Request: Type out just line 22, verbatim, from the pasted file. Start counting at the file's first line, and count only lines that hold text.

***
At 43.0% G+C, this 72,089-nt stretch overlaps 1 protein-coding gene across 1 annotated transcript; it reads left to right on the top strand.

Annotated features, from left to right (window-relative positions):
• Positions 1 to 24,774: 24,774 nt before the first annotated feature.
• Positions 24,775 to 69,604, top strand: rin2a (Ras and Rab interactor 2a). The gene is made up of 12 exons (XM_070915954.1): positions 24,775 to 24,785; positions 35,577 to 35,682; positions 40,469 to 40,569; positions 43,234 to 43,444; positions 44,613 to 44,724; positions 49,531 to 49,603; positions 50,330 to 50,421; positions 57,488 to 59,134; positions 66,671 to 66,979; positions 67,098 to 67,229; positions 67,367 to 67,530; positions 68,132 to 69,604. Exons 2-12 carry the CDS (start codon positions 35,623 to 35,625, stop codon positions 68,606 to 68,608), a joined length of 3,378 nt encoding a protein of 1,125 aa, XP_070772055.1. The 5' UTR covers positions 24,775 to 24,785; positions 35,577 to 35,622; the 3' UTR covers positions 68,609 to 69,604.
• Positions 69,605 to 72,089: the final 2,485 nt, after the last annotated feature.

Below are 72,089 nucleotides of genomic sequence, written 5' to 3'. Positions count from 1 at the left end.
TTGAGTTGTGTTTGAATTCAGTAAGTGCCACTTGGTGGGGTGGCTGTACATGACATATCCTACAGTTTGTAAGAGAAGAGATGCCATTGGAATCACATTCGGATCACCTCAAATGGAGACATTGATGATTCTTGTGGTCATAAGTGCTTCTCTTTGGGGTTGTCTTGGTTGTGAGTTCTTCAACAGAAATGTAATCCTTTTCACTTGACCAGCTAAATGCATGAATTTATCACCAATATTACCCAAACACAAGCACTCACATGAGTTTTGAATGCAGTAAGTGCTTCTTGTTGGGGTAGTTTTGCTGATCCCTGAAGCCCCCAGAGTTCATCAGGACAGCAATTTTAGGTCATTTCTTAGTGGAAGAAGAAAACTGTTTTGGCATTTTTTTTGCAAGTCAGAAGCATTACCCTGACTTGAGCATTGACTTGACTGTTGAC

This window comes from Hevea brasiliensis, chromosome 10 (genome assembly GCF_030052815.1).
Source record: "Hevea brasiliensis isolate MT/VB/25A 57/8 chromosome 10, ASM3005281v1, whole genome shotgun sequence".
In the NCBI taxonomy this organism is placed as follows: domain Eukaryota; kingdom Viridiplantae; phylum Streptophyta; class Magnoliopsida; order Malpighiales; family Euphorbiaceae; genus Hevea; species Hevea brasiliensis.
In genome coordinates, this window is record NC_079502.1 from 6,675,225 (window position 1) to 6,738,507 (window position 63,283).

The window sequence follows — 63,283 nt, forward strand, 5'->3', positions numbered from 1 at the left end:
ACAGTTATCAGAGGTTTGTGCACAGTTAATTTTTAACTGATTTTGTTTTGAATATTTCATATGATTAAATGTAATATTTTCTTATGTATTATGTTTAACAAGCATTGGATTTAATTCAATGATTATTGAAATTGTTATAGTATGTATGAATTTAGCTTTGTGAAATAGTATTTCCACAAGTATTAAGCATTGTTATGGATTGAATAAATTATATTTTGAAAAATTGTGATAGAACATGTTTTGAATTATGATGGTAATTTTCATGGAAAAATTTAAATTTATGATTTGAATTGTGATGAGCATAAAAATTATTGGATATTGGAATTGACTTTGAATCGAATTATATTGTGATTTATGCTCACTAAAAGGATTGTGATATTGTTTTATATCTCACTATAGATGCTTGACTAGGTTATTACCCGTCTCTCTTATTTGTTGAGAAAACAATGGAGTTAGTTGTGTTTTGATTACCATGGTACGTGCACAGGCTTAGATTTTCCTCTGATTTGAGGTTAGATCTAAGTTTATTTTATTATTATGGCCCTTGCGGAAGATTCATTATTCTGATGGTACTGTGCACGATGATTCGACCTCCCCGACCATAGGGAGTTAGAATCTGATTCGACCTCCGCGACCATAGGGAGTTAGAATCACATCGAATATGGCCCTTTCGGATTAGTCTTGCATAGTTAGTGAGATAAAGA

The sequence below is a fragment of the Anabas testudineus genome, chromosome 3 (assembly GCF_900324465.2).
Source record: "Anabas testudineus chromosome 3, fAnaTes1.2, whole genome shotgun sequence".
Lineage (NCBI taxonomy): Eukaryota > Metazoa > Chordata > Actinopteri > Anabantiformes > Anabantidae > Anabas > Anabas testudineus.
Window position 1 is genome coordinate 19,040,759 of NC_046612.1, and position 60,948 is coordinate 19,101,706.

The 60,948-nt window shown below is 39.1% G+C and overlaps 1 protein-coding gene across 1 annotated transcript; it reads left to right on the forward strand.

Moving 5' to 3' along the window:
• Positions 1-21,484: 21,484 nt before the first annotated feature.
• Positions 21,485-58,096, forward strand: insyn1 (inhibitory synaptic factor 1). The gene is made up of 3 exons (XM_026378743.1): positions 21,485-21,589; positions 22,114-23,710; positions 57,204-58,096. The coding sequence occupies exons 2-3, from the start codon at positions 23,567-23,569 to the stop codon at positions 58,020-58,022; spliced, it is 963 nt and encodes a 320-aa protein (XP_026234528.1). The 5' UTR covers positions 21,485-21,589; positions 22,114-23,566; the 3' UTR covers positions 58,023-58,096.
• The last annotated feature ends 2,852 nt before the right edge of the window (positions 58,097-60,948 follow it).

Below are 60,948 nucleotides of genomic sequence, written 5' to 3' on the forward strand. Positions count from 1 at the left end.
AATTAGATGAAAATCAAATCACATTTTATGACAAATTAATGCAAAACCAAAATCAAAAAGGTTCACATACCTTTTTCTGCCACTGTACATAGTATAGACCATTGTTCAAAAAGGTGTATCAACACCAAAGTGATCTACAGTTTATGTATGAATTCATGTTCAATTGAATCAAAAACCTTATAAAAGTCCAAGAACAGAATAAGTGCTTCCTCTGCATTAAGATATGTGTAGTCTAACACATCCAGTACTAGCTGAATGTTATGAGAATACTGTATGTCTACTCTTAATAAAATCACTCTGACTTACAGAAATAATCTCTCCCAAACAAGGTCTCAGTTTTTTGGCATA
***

• The last annotated feature ends 2,852 nt before the right edge of the window (positions 58,097-60,948 follow it).